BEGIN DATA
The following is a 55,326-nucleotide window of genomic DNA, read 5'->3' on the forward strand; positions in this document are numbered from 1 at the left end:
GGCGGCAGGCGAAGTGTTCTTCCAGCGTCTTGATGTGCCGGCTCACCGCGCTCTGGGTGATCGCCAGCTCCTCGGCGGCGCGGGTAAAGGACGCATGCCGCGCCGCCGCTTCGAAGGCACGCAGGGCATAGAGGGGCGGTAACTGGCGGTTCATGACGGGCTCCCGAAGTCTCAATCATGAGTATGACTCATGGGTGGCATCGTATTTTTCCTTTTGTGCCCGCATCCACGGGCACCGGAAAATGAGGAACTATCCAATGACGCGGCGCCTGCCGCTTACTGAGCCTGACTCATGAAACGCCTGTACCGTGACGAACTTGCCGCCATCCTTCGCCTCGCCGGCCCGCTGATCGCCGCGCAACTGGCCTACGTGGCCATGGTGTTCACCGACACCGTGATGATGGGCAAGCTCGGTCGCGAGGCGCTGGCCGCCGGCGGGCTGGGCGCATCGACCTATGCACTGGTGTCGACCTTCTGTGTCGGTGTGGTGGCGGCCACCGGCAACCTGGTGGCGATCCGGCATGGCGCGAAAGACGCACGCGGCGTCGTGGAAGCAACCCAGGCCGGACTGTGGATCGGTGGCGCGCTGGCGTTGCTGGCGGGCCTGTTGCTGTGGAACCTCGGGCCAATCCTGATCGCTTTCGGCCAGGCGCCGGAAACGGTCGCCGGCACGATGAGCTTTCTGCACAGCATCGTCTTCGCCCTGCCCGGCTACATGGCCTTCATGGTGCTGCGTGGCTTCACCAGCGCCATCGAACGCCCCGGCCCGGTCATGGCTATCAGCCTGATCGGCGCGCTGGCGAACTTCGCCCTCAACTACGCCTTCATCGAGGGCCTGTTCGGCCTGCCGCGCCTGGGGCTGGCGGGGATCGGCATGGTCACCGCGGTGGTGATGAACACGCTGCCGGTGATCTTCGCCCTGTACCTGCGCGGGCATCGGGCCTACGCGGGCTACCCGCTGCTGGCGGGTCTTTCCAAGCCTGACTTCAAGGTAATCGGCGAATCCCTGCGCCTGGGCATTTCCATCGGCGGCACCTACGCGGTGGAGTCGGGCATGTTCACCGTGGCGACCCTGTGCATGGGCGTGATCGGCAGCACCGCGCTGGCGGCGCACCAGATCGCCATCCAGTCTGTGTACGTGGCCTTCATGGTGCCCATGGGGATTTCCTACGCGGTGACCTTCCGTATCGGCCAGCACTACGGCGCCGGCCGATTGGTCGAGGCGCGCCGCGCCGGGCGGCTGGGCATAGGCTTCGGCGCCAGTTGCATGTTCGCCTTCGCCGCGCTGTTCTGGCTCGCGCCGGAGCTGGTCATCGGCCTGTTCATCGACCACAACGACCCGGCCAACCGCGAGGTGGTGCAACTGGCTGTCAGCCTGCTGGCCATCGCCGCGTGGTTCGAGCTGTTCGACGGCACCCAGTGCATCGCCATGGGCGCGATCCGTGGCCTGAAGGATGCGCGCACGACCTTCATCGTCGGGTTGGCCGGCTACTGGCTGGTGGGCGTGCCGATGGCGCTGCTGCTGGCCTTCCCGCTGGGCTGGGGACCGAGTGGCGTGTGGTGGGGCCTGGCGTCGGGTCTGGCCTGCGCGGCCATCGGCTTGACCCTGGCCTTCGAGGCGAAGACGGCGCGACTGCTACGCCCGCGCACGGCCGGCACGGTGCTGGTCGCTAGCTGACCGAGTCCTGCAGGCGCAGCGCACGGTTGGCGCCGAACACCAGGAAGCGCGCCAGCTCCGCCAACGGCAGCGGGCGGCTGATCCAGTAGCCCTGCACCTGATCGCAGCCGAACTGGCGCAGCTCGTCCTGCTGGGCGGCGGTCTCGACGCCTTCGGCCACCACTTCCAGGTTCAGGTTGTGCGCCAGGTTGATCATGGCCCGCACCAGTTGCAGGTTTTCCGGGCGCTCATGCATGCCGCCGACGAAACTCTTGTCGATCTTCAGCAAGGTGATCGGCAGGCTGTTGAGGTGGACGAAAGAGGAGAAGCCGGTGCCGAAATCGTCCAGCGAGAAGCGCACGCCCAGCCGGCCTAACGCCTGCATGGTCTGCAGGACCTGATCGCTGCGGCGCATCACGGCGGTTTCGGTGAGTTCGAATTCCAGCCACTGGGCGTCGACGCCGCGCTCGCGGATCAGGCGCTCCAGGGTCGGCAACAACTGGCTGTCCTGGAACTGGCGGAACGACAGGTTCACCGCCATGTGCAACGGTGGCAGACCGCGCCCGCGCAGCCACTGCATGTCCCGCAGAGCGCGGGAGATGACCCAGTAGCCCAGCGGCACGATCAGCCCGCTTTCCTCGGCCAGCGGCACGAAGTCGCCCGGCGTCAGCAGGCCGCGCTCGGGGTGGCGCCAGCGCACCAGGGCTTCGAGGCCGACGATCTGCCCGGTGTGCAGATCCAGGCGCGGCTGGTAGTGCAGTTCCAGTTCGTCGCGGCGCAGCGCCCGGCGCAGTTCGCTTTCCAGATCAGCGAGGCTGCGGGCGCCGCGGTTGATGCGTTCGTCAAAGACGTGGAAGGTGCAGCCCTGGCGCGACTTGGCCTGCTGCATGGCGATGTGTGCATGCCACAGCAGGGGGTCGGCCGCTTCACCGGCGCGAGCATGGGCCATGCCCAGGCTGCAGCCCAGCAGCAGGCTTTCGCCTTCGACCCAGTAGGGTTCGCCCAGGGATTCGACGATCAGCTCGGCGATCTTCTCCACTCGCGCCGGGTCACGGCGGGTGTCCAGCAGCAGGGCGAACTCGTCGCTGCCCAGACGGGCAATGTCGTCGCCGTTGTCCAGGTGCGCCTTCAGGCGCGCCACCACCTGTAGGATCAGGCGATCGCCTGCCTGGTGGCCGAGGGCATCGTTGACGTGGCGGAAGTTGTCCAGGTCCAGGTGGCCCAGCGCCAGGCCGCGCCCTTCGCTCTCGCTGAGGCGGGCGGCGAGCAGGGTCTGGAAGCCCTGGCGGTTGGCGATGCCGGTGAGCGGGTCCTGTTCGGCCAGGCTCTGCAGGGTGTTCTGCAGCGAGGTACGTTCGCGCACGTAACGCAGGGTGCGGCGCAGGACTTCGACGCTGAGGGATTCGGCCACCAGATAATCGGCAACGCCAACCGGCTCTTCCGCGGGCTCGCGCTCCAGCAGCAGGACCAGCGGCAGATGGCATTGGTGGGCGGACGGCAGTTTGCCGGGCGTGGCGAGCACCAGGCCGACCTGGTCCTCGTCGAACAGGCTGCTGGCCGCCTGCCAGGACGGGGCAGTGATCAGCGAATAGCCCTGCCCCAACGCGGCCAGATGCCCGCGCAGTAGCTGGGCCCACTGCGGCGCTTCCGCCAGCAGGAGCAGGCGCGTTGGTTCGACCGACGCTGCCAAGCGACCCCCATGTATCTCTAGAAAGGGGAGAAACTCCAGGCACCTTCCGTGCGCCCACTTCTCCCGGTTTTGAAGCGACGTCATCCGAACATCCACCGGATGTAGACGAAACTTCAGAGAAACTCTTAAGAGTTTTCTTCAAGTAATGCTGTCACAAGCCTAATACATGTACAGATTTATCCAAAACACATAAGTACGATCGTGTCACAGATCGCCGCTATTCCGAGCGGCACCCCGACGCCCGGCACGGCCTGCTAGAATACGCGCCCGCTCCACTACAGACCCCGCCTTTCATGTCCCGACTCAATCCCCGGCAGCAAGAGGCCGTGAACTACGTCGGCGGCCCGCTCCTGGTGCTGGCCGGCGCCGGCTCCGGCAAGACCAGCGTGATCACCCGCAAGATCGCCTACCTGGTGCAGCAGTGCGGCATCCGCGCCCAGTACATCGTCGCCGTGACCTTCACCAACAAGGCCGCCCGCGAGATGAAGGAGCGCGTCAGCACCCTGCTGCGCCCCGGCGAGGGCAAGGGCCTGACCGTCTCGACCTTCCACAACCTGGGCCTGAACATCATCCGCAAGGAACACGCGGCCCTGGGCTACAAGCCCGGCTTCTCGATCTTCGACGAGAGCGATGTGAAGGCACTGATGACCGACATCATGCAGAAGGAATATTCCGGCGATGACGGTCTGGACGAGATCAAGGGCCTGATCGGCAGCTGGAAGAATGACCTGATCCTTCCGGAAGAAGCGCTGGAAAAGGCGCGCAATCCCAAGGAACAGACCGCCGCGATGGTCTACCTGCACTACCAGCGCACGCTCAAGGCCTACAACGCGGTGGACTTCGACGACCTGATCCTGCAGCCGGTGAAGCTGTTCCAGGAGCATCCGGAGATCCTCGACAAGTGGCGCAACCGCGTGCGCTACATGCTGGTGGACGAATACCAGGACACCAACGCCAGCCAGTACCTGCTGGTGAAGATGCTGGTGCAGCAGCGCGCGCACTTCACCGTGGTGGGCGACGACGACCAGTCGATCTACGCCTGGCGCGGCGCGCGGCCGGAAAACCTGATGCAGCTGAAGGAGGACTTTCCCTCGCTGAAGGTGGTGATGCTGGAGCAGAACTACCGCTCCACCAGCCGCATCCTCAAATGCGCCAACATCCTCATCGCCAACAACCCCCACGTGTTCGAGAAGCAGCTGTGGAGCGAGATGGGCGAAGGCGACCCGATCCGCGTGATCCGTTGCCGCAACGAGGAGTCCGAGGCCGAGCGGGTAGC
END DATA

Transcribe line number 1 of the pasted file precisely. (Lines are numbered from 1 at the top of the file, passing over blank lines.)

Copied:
The following is a 55,326-nucleotide window of genomic DNA, read 5'->3' on the forward strand; positions in this document are numbered from 1 at the left end: